1. What is the usable volume of a reservoir?

The usable volume is the difference between the maximum volume and the dead volume. It represents the portion of a reservoir’s water that can be effectively used to generate power.

2. What is a reservoir’s standard usable volume? And the optimal usable volume?

Every reservoir is unique. There is no standard or optimal volume that applies to all reservoirs.

3. What happens when the level of a reservoir reaches the dead volume?

The water level is below the intake level needed to drive the turbines, preventing power generation.

4. What can a reservoir do to avoid dead volume levels?

The NSO engages other power plants that have more water available or activates thermal generation to reduce hydro output and preserve the plant’s reservoir.

5. What is the NSO and what does it do?

The National Electrical System Operator (NSO) is responsible for coordinating and managing operation of electric energy generation and transmission plant operation within the National Grid (NG). It is tasked with streamlining operations and lowering costs, complying with technical standards and reliability criteria in the Grid Procedures approved by the National Electrical Energy Agency (Aneel), to ensure that every player in the electric industry has non-discriminatory access to the transmission network and can contribute towards expanding the Grid at lower costs and improve future operating conditions.

6. What are the factors that influence a decrease in a reservoir’s level?

A hydroelectric power plant's reservoir has several uses such as irrigation or supplying water and it can be used for fishing, leisure and tourism. The lack of rain and construction of unregulated dykes are the main causes of lower hydro plant reservoir levels.

7. Is it true that a hydroelectric power plant supplies the reservoirs of other plants downstream?

When a hydroelectric power plant, such as the Furnas Plant on the Rio Grande, in Minas Gerais, is located at the riverhead, the water driving the turbines also helps generate power at other plants downstream.

8. Does the power produced by a hydroelectric power plant supply nearby cities?

Most of a plant’s output in Brazil is sent to the Grid and distributed across the country. The NSO coordinates energy distribution in real-time based on consumer demand.

9. What is a spillway and what does it do?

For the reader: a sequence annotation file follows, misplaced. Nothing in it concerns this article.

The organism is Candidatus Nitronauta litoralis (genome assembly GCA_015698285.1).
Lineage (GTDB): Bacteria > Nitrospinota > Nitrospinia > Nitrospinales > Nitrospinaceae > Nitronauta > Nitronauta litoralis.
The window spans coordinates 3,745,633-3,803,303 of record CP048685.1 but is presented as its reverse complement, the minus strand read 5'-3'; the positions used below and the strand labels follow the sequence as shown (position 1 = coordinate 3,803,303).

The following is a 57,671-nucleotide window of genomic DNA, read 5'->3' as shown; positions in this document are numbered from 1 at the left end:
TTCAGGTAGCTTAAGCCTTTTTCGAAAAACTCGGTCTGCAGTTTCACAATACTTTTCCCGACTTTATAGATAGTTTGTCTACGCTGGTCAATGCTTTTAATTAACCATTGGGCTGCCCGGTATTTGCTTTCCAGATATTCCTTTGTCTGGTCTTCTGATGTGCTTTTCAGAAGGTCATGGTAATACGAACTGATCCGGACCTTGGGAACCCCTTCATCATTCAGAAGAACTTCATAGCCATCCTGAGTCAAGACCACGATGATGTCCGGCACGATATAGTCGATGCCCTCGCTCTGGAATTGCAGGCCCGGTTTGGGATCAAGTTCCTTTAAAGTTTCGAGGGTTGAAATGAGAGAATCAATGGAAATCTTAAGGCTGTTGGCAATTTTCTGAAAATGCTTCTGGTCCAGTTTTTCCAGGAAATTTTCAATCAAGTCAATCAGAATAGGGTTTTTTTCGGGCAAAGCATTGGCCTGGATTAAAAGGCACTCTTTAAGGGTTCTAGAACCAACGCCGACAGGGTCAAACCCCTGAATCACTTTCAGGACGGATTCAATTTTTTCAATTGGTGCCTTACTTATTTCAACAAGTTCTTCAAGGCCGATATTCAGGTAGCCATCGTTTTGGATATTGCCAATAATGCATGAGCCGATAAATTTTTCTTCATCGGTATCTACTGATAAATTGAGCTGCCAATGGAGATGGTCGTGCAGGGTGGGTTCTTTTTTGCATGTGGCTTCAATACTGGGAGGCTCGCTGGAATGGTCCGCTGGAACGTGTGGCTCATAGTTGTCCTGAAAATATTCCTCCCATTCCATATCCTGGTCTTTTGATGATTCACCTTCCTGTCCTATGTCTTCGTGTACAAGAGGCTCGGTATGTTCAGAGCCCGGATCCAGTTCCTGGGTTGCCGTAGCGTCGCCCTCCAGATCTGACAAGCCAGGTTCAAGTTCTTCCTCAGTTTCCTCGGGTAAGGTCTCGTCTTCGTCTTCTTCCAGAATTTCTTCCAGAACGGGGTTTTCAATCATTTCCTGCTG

The spillway is a structure that helps controls the reservoir’s water level. It is similar to the overflow system in a water tank. When a reservoir’s level is too high, the spillway opens to drain some of the stored water and safeguard the dam. The spillway water does not generate energy. It is returned to the river without passing through the turbines.

10. Do cities bordering a plant’s reservoir gain any compensation for flooded areas?

Yes. All cities bordering reservoirs receive Financial Compensation for Water Resource Utilization (CFURH). The is equivalent to 7% of all monthly hydro plant output, based on the Updated Reference Tariff (TAR) - which is set by the National Electrical Energy Agency (Aneel). The funds are shared among the states and cities located in areas of influence of hydro reservoirs and federal administrative departments. Aneel manages the collection and distribution of funds in line with current regulations. Financial Compensation funds for cities is based on two criteria: transfers for energy gain due to flow regularization and the area flooded by hydroelectric power plant reservoirs. (Source: Aneel)

11. How can a reservoir help control river flows to avoid flooding?

The plant’s dam controls the river's outflow from the reservoir. This mean the dam stores the water entering the reservoir and cam therefore control the outflow.

12. Is it possible to “close the tap” at a dam to conserve the water in a reservoir?

No, the water that leaves the reservoir is used to supply cities downstream. The National Water Agency (ANA) sets a minimum outflow needed to supply adjacent populations and maintain environmental and health conditions.